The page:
My little rabbit named Tarintina has made me eager to learn about rabbits. Did you know that rabbits have 32 teeth? Did you know that a rabbit has a digestive tract similar to a horse and that rabbits can’t throw up? Also did you know that rabbits have three eyelids and can sleep with their eyes open? Not only has Tarin educated me on rabbits, but she increased my interest on helping rescue animals. No animal should be tossed aside. Just like Tarintina, they are caring animals with unconditional love to offer. I always loved animals before, but Tarin is a living, breathing example of how adopting an animal can not only enrich your life as a human but also the life of a caring little beast.
Emotionally she’s opened her heart, and she’s opened mine. She still has a bit of her old attitude and demands fresh filtered water daily, but time has softened her hard rabbit persona into a caring, loving animal that enjoys good long pets. I’ve changed, too. I never thought that a small furry creature was capable of making me feel unconditional love. Throughout the day I am thinking of home, eager to see her sweet little rabbit face again. I’m excited to let her out of her pen into the house where she runs around the furniture – so quick and loud she sounds like a herd of elephants. When I step into the kitchen and open the refrigerator door, I know that she will run to the edge of the linoleum, waiting for a veggie treat. I know that every night I can depend on her to know when its bedtime and hop on her cat castle for a long pet before bed.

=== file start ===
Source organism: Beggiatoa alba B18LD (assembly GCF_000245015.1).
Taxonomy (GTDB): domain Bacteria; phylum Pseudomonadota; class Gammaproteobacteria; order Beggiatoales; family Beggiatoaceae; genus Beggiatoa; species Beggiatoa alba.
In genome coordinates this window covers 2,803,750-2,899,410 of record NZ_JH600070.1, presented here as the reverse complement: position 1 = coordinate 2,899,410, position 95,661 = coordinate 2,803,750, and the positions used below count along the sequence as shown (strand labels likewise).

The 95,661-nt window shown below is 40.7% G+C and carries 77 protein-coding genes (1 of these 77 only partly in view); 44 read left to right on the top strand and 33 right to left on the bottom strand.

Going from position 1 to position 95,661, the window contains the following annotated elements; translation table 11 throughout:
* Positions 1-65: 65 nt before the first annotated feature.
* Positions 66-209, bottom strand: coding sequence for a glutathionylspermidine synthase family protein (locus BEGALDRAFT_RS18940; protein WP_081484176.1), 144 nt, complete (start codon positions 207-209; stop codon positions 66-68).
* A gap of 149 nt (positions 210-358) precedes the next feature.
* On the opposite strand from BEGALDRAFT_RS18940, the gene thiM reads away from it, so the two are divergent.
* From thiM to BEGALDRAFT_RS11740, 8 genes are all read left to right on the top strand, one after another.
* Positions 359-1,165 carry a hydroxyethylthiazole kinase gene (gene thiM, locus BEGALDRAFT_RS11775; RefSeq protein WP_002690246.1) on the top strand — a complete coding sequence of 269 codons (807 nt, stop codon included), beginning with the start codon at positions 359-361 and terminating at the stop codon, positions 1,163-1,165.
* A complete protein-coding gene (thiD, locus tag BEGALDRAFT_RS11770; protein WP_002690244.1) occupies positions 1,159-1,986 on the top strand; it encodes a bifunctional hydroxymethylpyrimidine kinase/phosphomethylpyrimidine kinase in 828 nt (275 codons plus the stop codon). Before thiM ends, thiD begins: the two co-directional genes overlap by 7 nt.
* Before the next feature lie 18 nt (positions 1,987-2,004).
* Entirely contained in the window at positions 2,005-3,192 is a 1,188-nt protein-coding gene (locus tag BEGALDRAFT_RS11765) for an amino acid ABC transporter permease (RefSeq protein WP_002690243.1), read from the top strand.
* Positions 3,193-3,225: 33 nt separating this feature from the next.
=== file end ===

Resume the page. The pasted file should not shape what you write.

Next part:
My life revolves around this sweet little rabbit. I never would have known that such a small creature could impact a person’s life so much by just being a loving and trusting pet. I wish I could keep this rabbit forever, but every time she gets sick I am reminded that one day I will pet my rabbit for the last time. One day I will not see her sitting in front of the coffee table watching re-runs of “Frasier”. One day I will not need to buy 25 pound bags of litter or endless amounts of fresh veggies. And one day I will not be able to gaze into her sleepy bunny eyes as she drifts to sleep under the kitchen table. That will be the day that my heart becomes incomplete. I love my rabbit and the life and memories that she has shared with me.